He suggests that he started as an accumulator and then moved onto serious collecting. As he became older he had more time on his hands, more money, his children had grown older and then there was the dawning realisation that he had accumulated some interesting items along the way.  Although he says he has about 100 collections on the go, for the sake of writing this book he condenses them into 16 specific categories, although he adds that there is overlapping of his collections.
I tried to think back to all the collections that I have started, because like Hunter I never went out and actively collected. For instance- my primary collecting area for many years has been baseball. If baseball items became available for sale on e-bayUK I would bid. In the earlier days of e-bayUK, I'm talking 2000ish, I won many of the baseball cards items listed, usually unchallenged. At this time there didn't appear to be any active baseball collectors in the UK. Primarily it was cards that people had bought back from holidays, or been given by someone who had been on holidays. Occasionally vintage cards came up for sale. I'm talking about pre-1980, hoping not to offend with the vintage tag. These attracted some attention but considering what they were, it was minimal. Gradually more collectors appeared and more baseball cards, I then became more discerning and only went for the interesting and unusual or cards that I had never seen before. I accumulated 1000's of cards. Thankfully I was able to trade most of them away and become a serious collector of Jacoby Ellsbury, Red Sox and vintage. I'm still not that serious, don't get me wrong I enjoy baseball cards, but if I was a serious collector I would own the black parallel 2005 Bowman rookie. But I don't.

So thinking back to other collections I have had such as stamps. My dad worked for a company that dealt with Japanese companies, so I had many Japanese stamps and coins. I also accumulated matchbox cars, I didn't think to keep the boxes because I wanted to play with the cars not the boxes. For a while I collected train tickets. I had masses of train tickets. There was in the 1970's a radio station called 2SM which produced, on a piece of paper, a top 40 singles list. It came out every week and we had a record shop very close so I was able to get those and some posters advertising records. Later I accumulated a large stack of 'singles' records.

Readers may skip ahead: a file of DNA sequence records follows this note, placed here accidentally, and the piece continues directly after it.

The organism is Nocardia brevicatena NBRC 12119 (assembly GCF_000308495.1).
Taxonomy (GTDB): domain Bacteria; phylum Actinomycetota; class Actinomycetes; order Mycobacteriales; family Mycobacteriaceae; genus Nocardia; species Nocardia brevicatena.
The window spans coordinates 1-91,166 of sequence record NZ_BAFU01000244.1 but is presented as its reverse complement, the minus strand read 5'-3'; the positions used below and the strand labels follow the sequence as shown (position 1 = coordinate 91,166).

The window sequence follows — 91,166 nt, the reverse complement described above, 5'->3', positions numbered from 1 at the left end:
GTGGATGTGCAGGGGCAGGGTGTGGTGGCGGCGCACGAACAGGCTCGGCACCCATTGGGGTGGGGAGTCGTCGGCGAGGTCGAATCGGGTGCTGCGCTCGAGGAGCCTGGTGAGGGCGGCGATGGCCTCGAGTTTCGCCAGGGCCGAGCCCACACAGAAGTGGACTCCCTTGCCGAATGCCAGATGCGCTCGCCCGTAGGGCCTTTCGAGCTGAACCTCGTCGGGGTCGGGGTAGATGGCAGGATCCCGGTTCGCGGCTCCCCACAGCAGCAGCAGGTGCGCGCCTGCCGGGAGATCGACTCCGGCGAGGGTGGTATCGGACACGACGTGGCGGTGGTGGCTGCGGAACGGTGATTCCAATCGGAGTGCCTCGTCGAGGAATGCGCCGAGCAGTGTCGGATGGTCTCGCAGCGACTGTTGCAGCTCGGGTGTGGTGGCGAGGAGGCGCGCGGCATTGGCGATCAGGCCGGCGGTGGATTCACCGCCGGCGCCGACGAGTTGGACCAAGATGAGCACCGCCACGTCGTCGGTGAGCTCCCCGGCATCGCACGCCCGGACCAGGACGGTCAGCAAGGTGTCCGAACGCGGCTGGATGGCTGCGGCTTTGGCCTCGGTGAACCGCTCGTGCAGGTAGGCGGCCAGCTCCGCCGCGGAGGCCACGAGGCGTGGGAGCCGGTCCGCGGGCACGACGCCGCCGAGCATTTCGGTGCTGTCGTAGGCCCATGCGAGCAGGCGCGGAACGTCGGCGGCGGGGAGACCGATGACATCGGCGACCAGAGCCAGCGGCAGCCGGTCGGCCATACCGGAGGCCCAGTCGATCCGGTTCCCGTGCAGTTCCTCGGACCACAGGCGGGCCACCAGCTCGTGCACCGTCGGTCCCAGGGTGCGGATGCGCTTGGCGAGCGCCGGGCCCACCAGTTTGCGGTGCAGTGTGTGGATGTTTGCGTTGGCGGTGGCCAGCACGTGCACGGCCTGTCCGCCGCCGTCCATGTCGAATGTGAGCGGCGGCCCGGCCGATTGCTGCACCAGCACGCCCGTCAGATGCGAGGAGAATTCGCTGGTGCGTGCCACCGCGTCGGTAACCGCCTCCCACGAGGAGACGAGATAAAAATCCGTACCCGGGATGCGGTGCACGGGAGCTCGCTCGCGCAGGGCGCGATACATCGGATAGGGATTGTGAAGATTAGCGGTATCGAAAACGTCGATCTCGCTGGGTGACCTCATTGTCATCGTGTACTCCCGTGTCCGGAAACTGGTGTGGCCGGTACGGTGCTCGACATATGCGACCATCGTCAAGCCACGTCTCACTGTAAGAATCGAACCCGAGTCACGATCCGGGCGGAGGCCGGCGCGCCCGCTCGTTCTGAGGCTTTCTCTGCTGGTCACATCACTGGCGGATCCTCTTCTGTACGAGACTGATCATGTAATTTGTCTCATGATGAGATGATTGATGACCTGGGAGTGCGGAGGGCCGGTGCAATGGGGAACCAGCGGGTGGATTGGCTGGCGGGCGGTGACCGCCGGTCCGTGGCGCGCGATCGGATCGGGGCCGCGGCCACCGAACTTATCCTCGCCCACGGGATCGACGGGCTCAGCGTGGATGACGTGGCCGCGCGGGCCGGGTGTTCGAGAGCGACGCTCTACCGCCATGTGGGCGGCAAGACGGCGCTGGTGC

I have already mentioned the aluminium milk bottle tops. For a while I collected money boxes. The local banks produced different money boxes sans money. My biggest collection was football cards - rugby league and Aussie Rules. When I was collecting, Scanlens was the biggest producer of cards in Australia. The designs I realise now are similar to the baseball and football cards in the USA. I collected, traded, ticket off my checklists every year. I even save the labels from Ardmona peaches to send for complete sets of cards.
Even back then I collected stickers; my bedroom door was adorned with overlapping stickers. Two I remember specifically- A large Fußball macht spaß German sticker which roughly translated is Football is fun and a bright orange sticker that said I'm mad about muffins. Where these came from is anybody's guess.
Another ongoing accumulation was Ephemera, all manner of magazines, Asterix and Tin Tin books, clippings from newspapers, postcards, computer punch cards (again from my father's work), cards from Weetbix and Sanitarium cereal boxes. Boy did I collect some crap. But reading Confessions of a Collector, it appears that I wasn't alone.
Think back...what were the most obscure items you collected?

Saturday 27 August 2011

Confessions of a Collector Part 1

I have just finished reading this book by a pretty well known newspaper columnist in the UK, Hunter Davies. Not a hack rag tabloid phone hacker either, he is a proper journalist. If you're a Beatles fan you may recognise Hunter as the only person to write an authorised biography of the Beatles. He describes himself as a compulsive collector and goes into great details about his numerous collections. He also talks about why he chose particular areas of collecting.
Hunter started with stamps. I am sure there are many of us, of a certain age, who collected stamps. Unfortunately the glory days of stamps and stamp collecting are behind them. I still carefully remove stamps from envelopes and packages, mainly because it is so unusual to have stamps now. It is all pre-printed and computer generated labels, which is disappointing because stamps can be very interesting.